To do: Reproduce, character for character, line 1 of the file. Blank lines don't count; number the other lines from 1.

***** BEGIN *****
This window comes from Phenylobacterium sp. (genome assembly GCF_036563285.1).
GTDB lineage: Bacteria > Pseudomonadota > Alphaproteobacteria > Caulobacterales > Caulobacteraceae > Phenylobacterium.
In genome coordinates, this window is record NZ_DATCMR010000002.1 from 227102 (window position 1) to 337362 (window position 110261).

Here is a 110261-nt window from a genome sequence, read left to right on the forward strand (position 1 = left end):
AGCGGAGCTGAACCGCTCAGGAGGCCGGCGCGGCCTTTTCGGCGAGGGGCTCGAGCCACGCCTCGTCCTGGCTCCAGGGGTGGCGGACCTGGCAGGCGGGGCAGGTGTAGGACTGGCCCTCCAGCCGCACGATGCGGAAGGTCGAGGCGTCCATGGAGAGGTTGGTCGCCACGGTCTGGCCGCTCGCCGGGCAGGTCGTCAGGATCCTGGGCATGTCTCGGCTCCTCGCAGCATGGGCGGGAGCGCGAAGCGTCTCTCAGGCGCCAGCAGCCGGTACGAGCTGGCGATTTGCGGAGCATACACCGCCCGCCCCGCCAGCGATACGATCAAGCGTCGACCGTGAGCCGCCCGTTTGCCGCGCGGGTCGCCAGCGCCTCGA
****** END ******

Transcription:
This window comes from Phenylobacterium sp. (genome assembly GCF_036563285.1).